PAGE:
Studio711

Train Track Fail

I’ve had a lot of projects go really well lately, but there’s one that has continued to haunt me and I’m officially tossing the idea. I give up.

Tyla found some motorized Thomas the Tank Engine trains for Elijah. They aren’t the size of the standard wood tracks, but they do make plastic tracks. I thought it would be fun to make my own tracks because then we could have whatever pieces we wanted and it could exactly fit on his play table.

The first few attempts involved etching the wood repeatedly to burn in the tracks. I tried multiple times and finally got the interlocking knobs to fit properly, the curves to be big enough that the train could make the turn, and the rails to be the right width. The problem was that they were never deep enough to hold the train in place. When you’re etching wood, you can only take so much off at a time before it starts the wood on fire, so these attemps amounted to hours and hours in front of the laser cutter watching it slowly take away material. Here’s one of my best attempts with that method. It was rare for a train to make an entire circuit around the track without falling off and I eventually tossed these in the trash.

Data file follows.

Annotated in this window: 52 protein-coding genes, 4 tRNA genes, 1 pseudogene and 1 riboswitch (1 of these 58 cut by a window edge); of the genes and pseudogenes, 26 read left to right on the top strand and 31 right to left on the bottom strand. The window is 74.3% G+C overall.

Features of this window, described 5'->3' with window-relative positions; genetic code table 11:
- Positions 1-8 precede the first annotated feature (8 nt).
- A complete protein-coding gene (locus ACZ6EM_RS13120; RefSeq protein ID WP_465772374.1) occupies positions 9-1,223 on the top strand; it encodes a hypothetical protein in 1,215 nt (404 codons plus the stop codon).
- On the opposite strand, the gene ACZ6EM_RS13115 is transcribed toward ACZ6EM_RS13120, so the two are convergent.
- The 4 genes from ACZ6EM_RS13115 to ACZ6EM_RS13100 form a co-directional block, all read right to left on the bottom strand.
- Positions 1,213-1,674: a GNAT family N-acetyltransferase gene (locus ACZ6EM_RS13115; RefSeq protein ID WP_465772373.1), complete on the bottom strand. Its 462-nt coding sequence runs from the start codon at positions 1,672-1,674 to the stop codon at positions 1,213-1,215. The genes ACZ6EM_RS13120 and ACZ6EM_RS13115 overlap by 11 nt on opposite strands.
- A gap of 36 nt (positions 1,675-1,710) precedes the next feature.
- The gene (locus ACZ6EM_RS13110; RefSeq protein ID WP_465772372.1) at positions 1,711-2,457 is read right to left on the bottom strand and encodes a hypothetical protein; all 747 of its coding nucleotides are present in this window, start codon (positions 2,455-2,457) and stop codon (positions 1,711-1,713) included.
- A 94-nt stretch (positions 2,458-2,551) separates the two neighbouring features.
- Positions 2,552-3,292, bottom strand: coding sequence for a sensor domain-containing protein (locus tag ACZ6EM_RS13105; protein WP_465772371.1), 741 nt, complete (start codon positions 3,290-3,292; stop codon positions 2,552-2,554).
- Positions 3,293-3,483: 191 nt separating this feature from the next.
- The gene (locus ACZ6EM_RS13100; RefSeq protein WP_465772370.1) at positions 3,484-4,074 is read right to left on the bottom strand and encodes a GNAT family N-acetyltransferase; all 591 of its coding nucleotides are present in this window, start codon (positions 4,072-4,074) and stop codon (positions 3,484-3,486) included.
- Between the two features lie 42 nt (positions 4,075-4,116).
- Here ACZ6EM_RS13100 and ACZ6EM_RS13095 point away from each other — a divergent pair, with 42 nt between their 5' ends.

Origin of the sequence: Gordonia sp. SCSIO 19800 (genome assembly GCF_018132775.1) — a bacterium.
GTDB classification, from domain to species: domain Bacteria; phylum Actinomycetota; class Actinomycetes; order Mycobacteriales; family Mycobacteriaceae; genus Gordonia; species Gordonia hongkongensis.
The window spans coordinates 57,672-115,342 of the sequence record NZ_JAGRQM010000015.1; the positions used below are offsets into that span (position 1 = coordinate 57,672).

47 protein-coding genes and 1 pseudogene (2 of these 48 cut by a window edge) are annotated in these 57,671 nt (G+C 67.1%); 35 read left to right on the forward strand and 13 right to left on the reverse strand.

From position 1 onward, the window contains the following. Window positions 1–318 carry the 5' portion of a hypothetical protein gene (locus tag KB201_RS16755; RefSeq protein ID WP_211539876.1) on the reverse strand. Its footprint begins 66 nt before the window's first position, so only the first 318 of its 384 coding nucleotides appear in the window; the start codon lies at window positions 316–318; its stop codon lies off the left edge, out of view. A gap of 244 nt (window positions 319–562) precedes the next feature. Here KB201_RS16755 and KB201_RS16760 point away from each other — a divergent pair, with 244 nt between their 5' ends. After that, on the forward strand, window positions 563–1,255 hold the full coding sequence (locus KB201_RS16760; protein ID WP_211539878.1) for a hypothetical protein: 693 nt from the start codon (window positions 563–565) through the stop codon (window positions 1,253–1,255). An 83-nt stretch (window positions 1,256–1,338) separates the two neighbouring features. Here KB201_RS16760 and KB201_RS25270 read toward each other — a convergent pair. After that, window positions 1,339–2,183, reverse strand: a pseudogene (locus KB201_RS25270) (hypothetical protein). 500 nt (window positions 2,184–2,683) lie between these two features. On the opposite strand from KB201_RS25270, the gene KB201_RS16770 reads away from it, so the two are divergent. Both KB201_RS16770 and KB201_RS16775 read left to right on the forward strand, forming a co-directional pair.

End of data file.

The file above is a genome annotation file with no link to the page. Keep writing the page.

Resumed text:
I gave up for a couple months and then had the idea that maybe I was approaching the problem backward. Instead of trying a reductive process of burning away material, why not do an additive process? I cut one piece that formed the bottom of the track segment and then the top segment was made of three pieces: the middle and then the two outer edges. The “rails” were left blank on that top piece. So the whole segment was two thicknesses high but the rails were only one thickness high. These were very quick to cut and it didn’t take too long to glue everything together. I thought for sure this would work but… the bottom of the train drags on the middle piece and the wheels can’t get to the bottom of the groove to push the train along. Fail. In the trash it goes.

thomastrackslaser

If I spent enough time I could probably figure out the right way to do this, but this project has ceased to be fun and if I decide that I really want Elijah to have tracks, I’ll spend the $26 on Amazon so he can have tracks that actually work.

It wasn’t a complete bust because I learned a lot about the laser cutter and fine tuning designs, but it stinks that I don’t have anything physically complete to show for all that time.